The mechanics of GTC (spoilers)

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So, if you've been keeping up with the future set speculation forums, you'll know the mechanics of GTC.  My question is, what strategies will they encourage, and to what extent?

Boros obviously encourages zerg rush strats, dimir favors guys with evasion, gruul favors being on the offense, simic favors making the game go long, dropping an evolve guy or 2 and getting value every turn until you can just overrun your opponent, and orzhov is curious.  It obviously is better lategame, when you have a ton of mana, and also because it lets you win through stalls, but lifedraining is also a very useful mechanic to have in a race.

Why does everyone think I'm phantom lancer? QFT:

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139359831 wrote:
I hope all this helps you to see things in a greater light—and understand that Magic: the Gathering was really created by extraterrestials using Richard Garfield as a medium. The game itself reflects the socio-psycho realtivity between living beings, and the science that takes precedence over them—to define reality for them all (like telekinesis, weather, scientific reaction, phenomenon, ingenuity, how the brain works, etc.). I'd also bet there is an entity floating thousands of miles above us, looking down on the current state of game, shaking its fist like... "Wtf are you doing?! You're getting it all screwed up!". Awkward—to be evolved, and yet still subject to the ladder that is the concepts of the game. In this case, misconception, corruption, and deception. With the realities of each color becoming distorted (through oblivious designers), leading the game to reflect a false state of reality that warps the understanding that other people have about those things. For example, people thinking that white could be anything except pure good. This shouldn't be too far off though, I mean...Magic is designed based on reality after all, so that entity (those entities) should be subject to those things. Anyways, I guess when you're busy doing space stuff you can't always be around to ensure quality control. It's no wonder they choose Garfield, they're so much alike; that's exactly what happened to him and Magic.
166199665 wrote:
omg snortng so much febbdelicious /intocixated in rl
I'm curious to know which RTR cards will increase in value once gatecrash gets added to the mix. Could something like the lifelink cat become more valuable in a boros deck? Could the green landfetch spell (search the horizon?) be stronger in gruul?Things like that.
Orzhov seems great so far. Like, you just need a couple of guys with extort on them to get huge value. Late game one drops turn into huge life swings. I'm very into it. 
Here's a couple of my thoughts on how each of the guilds will be valued, knowing only what little I know now (The basic gist of each ability):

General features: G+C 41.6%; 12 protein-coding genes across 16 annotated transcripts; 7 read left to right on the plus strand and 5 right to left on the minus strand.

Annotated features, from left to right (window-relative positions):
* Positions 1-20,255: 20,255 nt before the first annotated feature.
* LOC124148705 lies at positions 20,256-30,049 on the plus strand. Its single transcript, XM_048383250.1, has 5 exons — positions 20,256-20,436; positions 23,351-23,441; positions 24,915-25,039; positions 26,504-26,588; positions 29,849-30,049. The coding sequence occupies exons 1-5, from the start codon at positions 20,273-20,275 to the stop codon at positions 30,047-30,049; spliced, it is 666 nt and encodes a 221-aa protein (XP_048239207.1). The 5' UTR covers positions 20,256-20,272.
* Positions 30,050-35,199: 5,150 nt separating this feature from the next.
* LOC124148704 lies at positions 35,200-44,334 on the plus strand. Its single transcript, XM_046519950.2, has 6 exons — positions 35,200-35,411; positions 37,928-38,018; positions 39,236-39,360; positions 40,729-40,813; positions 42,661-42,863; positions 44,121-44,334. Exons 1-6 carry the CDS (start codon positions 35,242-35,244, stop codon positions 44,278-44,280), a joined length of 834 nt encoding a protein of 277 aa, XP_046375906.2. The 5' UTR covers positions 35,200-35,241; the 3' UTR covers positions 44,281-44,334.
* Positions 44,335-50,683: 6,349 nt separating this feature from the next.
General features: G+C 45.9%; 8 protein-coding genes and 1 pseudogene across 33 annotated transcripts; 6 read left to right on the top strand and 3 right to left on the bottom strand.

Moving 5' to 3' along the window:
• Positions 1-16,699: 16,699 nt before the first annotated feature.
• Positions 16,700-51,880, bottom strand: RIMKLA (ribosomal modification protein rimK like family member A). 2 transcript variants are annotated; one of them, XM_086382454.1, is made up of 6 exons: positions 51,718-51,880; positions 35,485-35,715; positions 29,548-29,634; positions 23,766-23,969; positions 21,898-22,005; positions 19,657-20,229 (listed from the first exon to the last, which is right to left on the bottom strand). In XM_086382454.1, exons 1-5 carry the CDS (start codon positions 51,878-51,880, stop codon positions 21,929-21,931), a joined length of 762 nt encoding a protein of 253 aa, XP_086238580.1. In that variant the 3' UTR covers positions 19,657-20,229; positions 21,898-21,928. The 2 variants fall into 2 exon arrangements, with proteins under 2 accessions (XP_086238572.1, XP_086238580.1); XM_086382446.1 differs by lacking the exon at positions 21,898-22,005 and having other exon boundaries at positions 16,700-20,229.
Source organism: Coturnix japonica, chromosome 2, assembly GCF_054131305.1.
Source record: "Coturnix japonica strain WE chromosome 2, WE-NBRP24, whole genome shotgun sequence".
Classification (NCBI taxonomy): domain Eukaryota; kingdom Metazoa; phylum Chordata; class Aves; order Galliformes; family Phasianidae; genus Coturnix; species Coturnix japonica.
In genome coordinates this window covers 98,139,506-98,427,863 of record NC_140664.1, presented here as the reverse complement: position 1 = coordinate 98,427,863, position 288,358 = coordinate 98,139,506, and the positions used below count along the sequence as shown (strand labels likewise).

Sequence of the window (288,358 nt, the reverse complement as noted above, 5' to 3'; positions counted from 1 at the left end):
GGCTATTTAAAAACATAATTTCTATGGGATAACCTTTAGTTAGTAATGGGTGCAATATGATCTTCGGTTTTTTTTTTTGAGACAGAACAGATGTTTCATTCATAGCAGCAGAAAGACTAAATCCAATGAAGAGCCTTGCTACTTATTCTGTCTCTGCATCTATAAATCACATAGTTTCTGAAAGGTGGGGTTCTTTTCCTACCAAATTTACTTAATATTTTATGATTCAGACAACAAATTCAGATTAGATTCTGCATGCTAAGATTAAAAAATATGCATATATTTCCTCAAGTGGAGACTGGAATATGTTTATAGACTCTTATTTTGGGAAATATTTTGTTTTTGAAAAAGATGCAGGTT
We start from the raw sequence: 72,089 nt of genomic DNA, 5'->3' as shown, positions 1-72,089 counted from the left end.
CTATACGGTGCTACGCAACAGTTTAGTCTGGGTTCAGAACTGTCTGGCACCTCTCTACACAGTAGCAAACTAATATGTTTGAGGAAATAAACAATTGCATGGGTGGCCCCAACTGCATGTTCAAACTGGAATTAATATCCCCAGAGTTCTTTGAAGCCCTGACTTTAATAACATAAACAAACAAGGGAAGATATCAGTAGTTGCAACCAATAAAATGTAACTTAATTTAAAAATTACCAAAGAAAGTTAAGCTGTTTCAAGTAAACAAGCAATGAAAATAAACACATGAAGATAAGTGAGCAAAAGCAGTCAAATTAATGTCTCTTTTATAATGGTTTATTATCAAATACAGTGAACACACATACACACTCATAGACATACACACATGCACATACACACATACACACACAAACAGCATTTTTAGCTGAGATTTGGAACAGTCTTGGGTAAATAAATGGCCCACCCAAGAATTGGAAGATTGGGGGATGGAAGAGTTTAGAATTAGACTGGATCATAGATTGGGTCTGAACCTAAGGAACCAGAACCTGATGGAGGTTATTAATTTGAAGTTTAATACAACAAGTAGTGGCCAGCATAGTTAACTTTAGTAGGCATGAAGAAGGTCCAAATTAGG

I think Simic will be rather underdrafted and open at the start.  The reason being that although it is hypothetically possible to get some good sized creatures in the long run, it's going to be difficult to set up a curve which can properly utilize it.  If the majority of simic creatures are 1/1s to 3/3s you run heavily into a plateau, and you simply can't grow from it.  Still, has possibilities but really requires you to hit your early game Evolve drops early.  If you draw them out late game, they run the risk of being possibly overcosted small creatures.  Without more information, it seems that Simic will not be a terribly valued guild as the plateau effect coupled with what appears to be a lack of late game utility in their creatures appears.  It may be the Izzet guild of the set.

Boros is likely to become the Selesnya of the set.  It'll be heavily drafted, however even a mediocre deck is better than a mediocre deck of the other guilds.  The reason being that given what we know about the ability, stacking the field with a few small creatures and some big ones means that you could have 3-5 Battallion triggers all going off at once.  If there are more that are similar to the Firemane, in the sense that they at least deal damage, then you could be looking at clean sweeps of the battlefield before blockers are even declared.  I'm going to assume that even the released one isn't going to be the bombiest, and that there will be plenty of other useful effects.  Even if dealing 1 damage was the effect, which I assume will show up on either a common/uncommon, it can be a real pain.  So I'm thinking Boros is going to be the one to beat for a while.  It's just such a good ability comparatively.

Orzhov will likely be relatively highly valued as well.  Given how cheap Extort is to pay for, getting a couple Extort permanents on the field and paying for them all shouldn't be an issue methinks.  I'm willing to bet there will be a few efficient extorters.  The huge life swings that go through stalls will be a royal pain for opponents.  The life gain will allow you to take some hits you normally wouldn't, and if they don't have blockers open the life-loss will wreck them even if they do attack.  I'm going to say this is the more long-term style deck that is stands a good chance without specific cards.  It could function as a long-game stalling deck, and probably will do that the best.  Much like Golgari is now.

Gruul will likely be undervalued at first, however become a real monster to play against.  When all of your creatures become combat tricks (And from what I can see, at least relatively efficient ones), it turns from trying to figure out if they have a trick in their hand to a game of figuring if they are going to play said trick.  A straight gruul deck could rather easily be 17 lands, 23 creatures and still function very well methinks if they get enough playables.  It's the sleeping dragon, so to speak, and if there are efficient low-cost creatures in either Green or Red, the curve shouldn't be hard to make.